Mormon history enthusiasts gather for conference in San Antonio
SAN ANTONIO — Mormon history enthusiasts from far-flung locales are gathering in this historic city on the Mexican border for three days of scholarly sessions comprising the 49th annual Mormon History Association Conference.
“The theme of this conference is ‘The Immigration of Cosmopolitan Thought’ into Mormon history, particularly in a worldwide setting,” said Richard E. Bennett, this year’s association president, about the nondenominational gathering, which meets in a different venue each year.
“We’re looking at the impact that local cultures are having and have had on the church historically through the years. San Antonio is kind of a borderland crossing point, and, as the location for this year’s conference, symbolizes the crossing point of cultures into Mormonism, not just the Latino culture, but cultures throughout the world.”
Bennett is chairman of the Department of Church History at BYU. But the association president, which changes every year, is not always a member of The Church of Jesus Christ of Latter-day Saints, a fact that reflects the group’s nondenominational makeup, which includes adherents to other religious faiths that trace their origins to the founding of the church by Joseph Smith in 1830.
Between Thursday evening and Sunday morning, some 130 presenters will address the conference theme and related topics.
An opening reception Thursday night will feature a welcome from Henry Cisneros, former San Antonio mayor and former U.S. secretary of Housing and Urban Development. Michael Van Wagenen, a professor at Georgia Southern University, will give an appraisal of Mormonism in Texas.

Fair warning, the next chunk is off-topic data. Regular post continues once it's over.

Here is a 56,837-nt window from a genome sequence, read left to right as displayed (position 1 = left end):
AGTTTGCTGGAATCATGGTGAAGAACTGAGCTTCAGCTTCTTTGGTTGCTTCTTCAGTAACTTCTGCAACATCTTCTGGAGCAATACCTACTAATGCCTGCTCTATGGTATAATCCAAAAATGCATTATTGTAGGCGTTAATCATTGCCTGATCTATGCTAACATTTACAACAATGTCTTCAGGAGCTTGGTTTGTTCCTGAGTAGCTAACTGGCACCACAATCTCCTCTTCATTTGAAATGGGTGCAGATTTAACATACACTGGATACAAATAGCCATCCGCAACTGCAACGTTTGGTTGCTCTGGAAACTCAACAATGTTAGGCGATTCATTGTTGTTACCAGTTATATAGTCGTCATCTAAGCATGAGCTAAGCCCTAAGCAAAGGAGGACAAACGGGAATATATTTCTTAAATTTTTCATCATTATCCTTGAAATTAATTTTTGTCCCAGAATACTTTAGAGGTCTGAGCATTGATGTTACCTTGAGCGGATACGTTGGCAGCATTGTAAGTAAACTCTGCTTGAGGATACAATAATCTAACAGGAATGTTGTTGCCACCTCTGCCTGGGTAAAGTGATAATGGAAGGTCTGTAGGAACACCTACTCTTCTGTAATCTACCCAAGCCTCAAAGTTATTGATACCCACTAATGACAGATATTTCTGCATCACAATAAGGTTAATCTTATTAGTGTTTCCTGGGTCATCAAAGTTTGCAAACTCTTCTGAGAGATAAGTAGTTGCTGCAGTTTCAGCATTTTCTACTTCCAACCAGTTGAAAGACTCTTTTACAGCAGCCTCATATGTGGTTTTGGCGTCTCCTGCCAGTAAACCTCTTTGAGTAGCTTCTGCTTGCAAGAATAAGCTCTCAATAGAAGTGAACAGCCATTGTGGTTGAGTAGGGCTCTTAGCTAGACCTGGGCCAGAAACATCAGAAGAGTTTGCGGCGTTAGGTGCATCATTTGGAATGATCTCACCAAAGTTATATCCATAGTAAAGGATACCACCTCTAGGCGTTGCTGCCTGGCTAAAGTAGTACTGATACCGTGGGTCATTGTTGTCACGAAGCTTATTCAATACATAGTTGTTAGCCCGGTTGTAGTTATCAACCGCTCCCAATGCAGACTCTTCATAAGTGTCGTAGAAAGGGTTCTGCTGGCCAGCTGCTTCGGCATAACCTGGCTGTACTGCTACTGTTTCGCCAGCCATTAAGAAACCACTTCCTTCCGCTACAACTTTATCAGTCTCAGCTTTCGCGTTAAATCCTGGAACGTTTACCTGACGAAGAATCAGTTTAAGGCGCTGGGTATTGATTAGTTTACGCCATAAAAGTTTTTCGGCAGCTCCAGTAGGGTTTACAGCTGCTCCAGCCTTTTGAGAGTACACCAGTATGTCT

“The following two days of conference sessions will be filled with intellectually stimulating papers and panels,” said Ronald O. Barney, executive director of the association.
“Session topics span a wide range of interest beginning with a presentation by San Antonio native Ignacio M. Garcia, a history professor at Brigham Young University, who will speak about growing up Mexican–American and Mormon in the Alamo city.
“A conference highlight will be the annual Tanner lecture delivered by Jehu J. Hanciles of the Candler School of Theology at Emory University in Atlanta, Georgia. Professor Hanciles will speak to the theme of ‘Mormonism and the New Shape of Global Christianity.’ ”
Barney said San Antonio was selected as this year’s conference location because of “its centrality to Mormon origins in Texas beginning with a colony in 1847,” which is the same year Brigham Young and the Mormons founded Salt Lake City.
“The Church of Jesus Christ of Latter-day Saints, the largest of several religious organizations that trace their roots to early Mormonism, claims more adherents in Texas than all other states but Utah, California, Arizona and Idaho,” Barney noted.
The conference convenes at the Wyndham San Antonio Riverwalk Hotel.
Some attendees are availing themselves of historical tours offered before and after the conference, including views of the historic Alamo in San Antonio and other noted 18th century Spanish missions within the city’s environs. The post-conference tour will visit the earliest Mormon colony sites in Texas as well as the Lyndon B. Johnson ranch and presidential library.
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